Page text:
The assets (for example a house) acquired during the marital union are joint assets that must be divided once you divorce. But if the house was mortgaged, you might wonder what happens to my spousal mortgage credit when I get divorced?
As part of a partnership company, each spouse is responsible for the debts that were acquired during the marriage. And after the divorce, who is responsible for paying the debts?
It is important to know what happens to my spousal mortgage credit when divorcing
2 things can happen when there is a mortgage and you get divorced:
- There is a distribution of goods and a distribution of debts. Common equity is made up of both assets and debts.
- That one of the two decides to keep the house and the implied debt: For this, an agreement will have to be signed where the responsibility of continuing to pay the loan is established.
In both cases, once the divorce is established, the principle to be applied is that the assets and debts be distributed proportionally between each spouse, so that each one disposes to pay the latter with part of the assets of the conjugal partnership.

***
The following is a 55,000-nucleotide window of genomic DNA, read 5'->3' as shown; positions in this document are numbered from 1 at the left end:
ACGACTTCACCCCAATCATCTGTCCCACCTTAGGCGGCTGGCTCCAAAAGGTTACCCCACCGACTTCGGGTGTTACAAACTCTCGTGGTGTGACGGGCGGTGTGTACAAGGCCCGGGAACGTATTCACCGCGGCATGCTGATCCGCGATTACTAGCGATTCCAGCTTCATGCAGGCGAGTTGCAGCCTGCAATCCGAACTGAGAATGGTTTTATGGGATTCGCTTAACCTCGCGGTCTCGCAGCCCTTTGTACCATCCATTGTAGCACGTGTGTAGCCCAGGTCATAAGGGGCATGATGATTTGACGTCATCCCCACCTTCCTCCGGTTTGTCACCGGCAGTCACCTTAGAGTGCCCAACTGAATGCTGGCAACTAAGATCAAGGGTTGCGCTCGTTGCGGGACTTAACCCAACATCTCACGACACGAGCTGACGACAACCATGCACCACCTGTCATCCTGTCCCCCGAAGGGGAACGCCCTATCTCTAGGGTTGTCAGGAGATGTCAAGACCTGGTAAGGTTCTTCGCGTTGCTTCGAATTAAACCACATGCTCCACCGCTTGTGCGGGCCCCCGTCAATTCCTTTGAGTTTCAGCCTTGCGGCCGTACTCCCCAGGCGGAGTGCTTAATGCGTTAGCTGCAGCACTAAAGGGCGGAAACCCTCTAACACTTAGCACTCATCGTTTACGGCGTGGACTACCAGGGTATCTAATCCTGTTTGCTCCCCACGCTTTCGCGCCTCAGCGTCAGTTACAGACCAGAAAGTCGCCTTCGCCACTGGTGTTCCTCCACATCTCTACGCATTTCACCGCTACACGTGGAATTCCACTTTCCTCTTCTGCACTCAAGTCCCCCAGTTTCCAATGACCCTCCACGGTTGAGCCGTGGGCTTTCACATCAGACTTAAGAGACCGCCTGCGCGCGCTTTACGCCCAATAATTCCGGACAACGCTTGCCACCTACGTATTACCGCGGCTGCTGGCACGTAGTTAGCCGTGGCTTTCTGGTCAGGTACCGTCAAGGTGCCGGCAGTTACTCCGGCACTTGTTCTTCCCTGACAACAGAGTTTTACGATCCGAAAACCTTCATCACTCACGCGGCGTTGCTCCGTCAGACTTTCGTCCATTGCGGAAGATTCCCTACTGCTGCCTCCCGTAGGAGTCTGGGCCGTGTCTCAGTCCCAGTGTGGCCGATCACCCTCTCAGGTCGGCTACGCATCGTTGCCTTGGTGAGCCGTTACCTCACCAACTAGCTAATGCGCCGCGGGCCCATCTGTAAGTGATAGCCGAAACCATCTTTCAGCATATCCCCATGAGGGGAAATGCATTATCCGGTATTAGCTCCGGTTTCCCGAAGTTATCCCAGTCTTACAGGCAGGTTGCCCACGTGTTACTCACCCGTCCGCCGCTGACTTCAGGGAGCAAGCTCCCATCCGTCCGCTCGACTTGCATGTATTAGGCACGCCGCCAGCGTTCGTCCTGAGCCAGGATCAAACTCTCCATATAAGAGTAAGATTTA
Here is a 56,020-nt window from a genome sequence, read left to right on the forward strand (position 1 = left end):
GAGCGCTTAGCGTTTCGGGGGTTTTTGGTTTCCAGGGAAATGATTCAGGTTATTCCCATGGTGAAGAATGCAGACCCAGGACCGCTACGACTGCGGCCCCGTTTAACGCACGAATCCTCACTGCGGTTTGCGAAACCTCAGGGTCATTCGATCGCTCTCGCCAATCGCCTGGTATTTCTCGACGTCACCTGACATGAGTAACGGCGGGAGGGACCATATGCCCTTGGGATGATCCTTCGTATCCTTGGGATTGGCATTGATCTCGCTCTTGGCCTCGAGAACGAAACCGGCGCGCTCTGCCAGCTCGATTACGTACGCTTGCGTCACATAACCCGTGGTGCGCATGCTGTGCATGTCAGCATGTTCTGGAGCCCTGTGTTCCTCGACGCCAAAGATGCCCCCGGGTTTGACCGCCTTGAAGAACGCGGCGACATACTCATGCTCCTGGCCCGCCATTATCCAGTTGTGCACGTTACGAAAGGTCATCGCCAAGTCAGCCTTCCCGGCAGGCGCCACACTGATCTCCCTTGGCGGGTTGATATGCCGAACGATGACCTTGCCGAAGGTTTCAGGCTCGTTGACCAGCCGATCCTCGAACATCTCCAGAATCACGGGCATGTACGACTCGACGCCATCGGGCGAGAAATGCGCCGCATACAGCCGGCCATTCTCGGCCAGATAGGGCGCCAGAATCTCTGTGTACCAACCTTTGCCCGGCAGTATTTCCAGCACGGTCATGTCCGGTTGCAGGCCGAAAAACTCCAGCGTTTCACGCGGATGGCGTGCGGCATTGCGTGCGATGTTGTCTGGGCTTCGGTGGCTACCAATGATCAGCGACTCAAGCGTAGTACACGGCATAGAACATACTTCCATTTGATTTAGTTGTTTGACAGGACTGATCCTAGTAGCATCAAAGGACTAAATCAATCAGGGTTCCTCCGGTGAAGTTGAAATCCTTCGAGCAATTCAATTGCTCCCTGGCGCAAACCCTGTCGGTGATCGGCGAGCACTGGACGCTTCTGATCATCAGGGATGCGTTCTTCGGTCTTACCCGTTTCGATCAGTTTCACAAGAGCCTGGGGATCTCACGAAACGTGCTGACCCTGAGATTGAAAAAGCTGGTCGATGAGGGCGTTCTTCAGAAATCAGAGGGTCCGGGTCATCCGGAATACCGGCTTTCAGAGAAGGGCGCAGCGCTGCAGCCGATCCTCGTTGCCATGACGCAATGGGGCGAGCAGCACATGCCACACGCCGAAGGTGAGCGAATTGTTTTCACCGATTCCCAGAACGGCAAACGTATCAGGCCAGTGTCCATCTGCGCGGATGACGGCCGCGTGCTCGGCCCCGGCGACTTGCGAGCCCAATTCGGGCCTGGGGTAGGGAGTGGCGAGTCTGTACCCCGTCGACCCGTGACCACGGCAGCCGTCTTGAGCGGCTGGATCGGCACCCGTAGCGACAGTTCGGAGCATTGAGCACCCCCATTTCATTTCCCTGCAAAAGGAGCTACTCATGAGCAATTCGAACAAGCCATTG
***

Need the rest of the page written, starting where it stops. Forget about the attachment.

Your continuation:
What happens if the amount of the assets is not enough to pay off the amount of the debt that each one received?
There are two possibilities if the amount of the goods received by each of the spouses is not enough to pay off the amount of the debt assigned to each one:
- Execute the property to pay the mortgage and distribute the surplus between the spouses.
- Each spouse will respond with those assets that are outside the common heritage. That is, it will be up to each one to respond with their own goods.
Therefore, if you mortgaged your home and you plan to divorce, in the face of the question of what happens to my spousal mortgage credit when divorcing me, it is convenient that you make the balance of assets and debts to see if your particular estate will be affected.